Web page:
Virtually every society is stratified, and when differences in status are great enough, one is likely to see crime as a form of self-help. 159 See supra notes 112–115 (discussing the circumstances in which self-help emerges in stratified societies). In strati­fied societies, have-nots may lack adequate resources to turn to the law for help, and haves may be powerful enough to shape the legal process to their advantage or to ignore it. 160 See Galanter, supra note 95, at 97–103 (discussing the advantages of repeat players in litigation); see also supra notes 112–115 and accompanying text (noting the circumstances in which self-help may arise in stratified societies). Consider how easy it is for large organi­zations to get away with violating the law with shoddy accounting prac­tices, pollution and safety violations, short-changing employees on wages, and the like, and how difficult it is for individual victims, particularly poor persons, to obtain redress. Even when they are not fully immune from governmental social control, powerful organizations are able to transform criminal violations into civil violations so that documented harms are settled for pennies on the dollar. 161 See Brent Fisse & John Braithwaite, Corporations, Crime and Accountability 1–2 (1993) (“The impact of enforcement can easily stop with a corporate pay-out of a fine or monetary penalty, not because of any socially justified departure from the traditional value of individual accountability, but rather because that is the cheapest or most self-protective course for a corporate defendant . . . .”). Like busi­nesses which can shape white collar criminal enforcement to their advan­tage, retail stores can potentially use CJ Inc. to shape shoplifting enforcement to their advantage. 162 See, e.g., Galanter, supra note 95, at 97–103 (noting that repeat players—usually “haves”—maintain the capacity to not only dominate individual cases but shape the law and long-term process to their advantage); see also Reiman, supra note 115, at 141 (noting that “those who are hurt by present criminal justice policy” are not in a position to change it, while those who can change it “have little incentive” to do so). Moreover, although retail companies are vastly more powerful than the suspects they detain, these companies face prohibitive costs if they seek full enforcement of the law. 163 As in virtually all high-volume, low-stakes cases, prosecutors and victims (like the accused) will have to bear enormous costs if they pursue a case vigorously by taking it to trial. See Feeley, Process, supra note 66, at 200 (noting that pretrial costs “in the aggre­gate, and in comparison with the actual consequences of adjudication and sentencing, . . . often loom large in the eyes of the criminally accused”); Rappaport, supra note 1, 2269–70, 2286–89 (discussing the costs of pursuing a shoplifting claim in the criminal justice system for police, courts, and suspects). Accordingly, blackmail increases enforcement and off-loads some costs. 164 The pressure here is like the pressure to plea bargain in criminal courts—the accused get a deal (or think they get a deal) in exchange for accepting CJ Inc.’s offer. And in doing so, they absorb some of the costs of processing the case that would otherwise be paid by the courts and the victims.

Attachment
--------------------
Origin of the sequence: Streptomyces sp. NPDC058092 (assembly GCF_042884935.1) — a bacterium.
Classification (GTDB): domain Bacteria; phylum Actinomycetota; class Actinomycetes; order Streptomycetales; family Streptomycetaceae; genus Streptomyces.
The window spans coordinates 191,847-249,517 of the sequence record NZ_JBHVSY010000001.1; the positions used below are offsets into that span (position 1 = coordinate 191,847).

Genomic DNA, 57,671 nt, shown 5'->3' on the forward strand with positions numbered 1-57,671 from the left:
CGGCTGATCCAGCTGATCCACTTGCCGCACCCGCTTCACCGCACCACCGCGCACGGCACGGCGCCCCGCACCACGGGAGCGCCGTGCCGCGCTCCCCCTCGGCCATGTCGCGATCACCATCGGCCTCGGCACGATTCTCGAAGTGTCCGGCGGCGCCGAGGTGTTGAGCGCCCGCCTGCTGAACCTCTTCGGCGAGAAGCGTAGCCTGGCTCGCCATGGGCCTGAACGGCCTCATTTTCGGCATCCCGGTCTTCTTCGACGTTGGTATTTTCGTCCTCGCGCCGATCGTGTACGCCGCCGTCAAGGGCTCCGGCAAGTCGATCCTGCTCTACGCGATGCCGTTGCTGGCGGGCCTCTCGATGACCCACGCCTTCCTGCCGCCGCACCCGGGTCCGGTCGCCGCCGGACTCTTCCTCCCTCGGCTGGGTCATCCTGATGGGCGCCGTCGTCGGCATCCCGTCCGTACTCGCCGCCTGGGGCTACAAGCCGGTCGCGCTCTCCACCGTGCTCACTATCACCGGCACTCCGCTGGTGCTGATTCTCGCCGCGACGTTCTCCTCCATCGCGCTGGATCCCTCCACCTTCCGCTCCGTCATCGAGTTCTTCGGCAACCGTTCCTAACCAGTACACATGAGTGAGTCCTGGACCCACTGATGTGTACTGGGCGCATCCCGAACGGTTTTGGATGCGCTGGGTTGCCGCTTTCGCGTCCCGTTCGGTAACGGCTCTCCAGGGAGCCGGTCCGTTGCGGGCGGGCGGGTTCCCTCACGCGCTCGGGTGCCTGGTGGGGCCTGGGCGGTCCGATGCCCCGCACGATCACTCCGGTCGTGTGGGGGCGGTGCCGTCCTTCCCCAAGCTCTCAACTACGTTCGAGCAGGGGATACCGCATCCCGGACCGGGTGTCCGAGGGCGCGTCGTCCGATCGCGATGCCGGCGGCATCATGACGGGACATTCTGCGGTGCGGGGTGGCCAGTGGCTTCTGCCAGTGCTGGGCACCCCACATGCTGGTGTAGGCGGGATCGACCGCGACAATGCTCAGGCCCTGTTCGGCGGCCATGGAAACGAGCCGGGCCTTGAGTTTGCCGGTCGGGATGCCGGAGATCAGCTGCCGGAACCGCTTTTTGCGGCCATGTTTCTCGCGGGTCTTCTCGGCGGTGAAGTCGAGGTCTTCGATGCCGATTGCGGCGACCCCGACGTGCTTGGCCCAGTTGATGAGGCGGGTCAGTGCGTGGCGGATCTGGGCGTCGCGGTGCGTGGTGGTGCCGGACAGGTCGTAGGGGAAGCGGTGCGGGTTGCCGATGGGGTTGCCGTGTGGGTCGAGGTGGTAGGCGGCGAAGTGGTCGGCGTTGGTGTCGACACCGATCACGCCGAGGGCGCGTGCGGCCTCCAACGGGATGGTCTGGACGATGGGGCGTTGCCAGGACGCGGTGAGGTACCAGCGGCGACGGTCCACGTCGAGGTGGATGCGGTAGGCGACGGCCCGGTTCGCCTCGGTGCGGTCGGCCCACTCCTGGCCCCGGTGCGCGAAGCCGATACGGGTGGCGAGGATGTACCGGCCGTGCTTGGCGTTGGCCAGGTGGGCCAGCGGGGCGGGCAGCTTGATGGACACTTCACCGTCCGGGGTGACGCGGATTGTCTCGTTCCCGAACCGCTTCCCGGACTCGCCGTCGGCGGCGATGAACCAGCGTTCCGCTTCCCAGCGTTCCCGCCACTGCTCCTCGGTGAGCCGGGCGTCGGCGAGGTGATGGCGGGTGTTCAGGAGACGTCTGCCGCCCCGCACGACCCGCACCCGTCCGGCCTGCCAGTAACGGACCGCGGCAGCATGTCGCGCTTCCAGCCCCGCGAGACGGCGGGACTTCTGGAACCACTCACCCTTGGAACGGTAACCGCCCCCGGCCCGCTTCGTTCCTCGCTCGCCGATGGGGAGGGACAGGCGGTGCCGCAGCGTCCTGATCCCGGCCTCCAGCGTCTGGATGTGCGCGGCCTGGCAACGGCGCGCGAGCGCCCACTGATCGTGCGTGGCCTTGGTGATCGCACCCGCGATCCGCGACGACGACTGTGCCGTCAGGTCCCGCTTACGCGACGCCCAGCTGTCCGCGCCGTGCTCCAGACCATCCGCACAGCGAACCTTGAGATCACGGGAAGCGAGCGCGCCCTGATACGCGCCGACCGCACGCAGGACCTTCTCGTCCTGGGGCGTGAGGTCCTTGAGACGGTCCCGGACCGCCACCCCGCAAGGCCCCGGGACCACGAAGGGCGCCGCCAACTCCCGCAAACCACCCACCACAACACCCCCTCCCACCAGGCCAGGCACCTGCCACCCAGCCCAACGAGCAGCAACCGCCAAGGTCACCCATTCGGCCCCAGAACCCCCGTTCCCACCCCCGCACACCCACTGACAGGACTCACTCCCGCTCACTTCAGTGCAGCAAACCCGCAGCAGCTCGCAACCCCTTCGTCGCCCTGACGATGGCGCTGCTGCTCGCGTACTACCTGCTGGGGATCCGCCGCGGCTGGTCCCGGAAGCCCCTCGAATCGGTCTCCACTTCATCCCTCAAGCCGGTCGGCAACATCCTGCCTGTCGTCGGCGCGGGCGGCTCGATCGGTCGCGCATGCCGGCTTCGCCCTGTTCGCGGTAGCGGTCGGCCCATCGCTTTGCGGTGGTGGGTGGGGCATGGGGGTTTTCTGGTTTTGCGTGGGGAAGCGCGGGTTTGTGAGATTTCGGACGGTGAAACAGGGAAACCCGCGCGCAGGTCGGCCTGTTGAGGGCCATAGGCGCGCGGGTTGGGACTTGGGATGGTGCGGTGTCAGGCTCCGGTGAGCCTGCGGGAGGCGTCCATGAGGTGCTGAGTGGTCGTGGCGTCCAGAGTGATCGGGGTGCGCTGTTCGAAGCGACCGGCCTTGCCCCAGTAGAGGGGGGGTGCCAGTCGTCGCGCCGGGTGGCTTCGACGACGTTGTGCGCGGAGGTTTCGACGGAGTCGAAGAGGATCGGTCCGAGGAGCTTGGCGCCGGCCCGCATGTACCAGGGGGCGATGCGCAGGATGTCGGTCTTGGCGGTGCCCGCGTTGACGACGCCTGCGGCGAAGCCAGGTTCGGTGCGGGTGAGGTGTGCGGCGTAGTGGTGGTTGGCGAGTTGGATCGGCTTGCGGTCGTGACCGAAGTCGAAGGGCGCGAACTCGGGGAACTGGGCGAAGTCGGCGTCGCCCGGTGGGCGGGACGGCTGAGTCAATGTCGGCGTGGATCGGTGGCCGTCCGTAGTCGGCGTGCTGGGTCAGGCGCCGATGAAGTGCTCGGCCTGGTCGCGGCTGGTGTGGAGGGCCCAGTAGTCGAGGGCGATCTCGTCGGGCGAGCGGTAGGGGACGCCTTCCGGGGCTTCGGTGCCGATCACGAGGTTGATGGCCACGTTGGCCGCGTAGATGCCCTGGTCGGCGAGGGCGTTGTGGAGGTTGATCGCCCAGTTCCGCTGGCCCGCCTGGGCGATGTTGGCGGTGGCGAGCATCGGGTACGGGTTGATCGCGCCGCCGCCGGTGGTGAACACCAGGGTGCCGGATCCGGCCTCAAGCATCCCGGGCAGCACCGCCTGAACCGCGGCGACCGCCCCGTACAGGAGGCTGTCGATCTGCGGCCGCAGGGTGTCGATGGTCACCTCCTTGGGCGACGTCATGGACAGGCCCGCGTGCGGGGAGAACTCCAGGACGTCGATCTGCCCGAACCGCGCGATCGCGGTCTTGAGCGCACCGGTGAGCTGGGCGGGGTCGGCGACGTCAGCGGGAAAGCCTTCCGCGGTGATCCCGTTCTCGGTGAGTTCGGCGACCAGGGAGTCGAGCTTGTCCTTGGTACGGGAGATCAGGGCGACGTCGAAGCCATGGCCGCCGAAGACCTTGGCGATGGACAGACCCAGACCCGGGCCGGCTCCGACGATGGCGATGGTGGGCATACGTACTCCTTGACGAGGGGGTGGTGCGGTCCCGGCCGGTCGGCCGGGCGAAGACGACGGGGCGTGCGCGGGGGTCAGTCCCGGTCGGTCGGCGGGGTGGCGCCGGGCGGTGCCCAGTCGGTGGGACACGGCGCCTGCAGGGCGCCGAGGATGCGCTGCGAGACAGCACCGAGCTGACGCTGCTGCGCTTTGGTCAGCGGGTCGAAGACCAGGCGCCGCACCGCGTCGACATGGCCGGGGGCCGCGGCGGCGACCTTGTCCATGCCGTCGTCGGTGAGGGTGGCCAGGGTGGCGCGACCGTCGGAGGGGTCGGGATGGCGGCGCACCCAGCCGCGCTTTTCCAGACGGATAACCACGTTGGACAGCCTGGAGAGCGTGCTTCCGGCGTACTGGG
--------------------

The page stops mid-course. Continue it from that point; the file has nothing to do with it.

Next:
CJ Inc. is a textbook example of self-help through crime within the anthropology of law literature. In examples provided earlier, victims turn to self-help criminal action to make perpetrators pay for their offenses in cost-effective and socially acceptable ways. 165 See supra notes 97, 102 and accompanying text (discussing the use of self-help in various environments). CJ Inc.’s actions are appeal­ing for the same reasons: They are justified. 166 No one likes a thief—except in the movies. Although ostensibly illegal (a form of blackmail), their actions affirm conventional morality; they appear (though we do not know for sure) more humane, or at least more so than the alternative of calling the police; and they appear (though we do not know for sure) to have some deterrent effect. 167 See Rappaport, supra note 1, at 2312–14 (noting that CJ Inc. “may qualify as blackmail” but nevertheless concluding that it is likely beneficial). Even a criminal law professor applauds the creativity of using crime to fight crime here.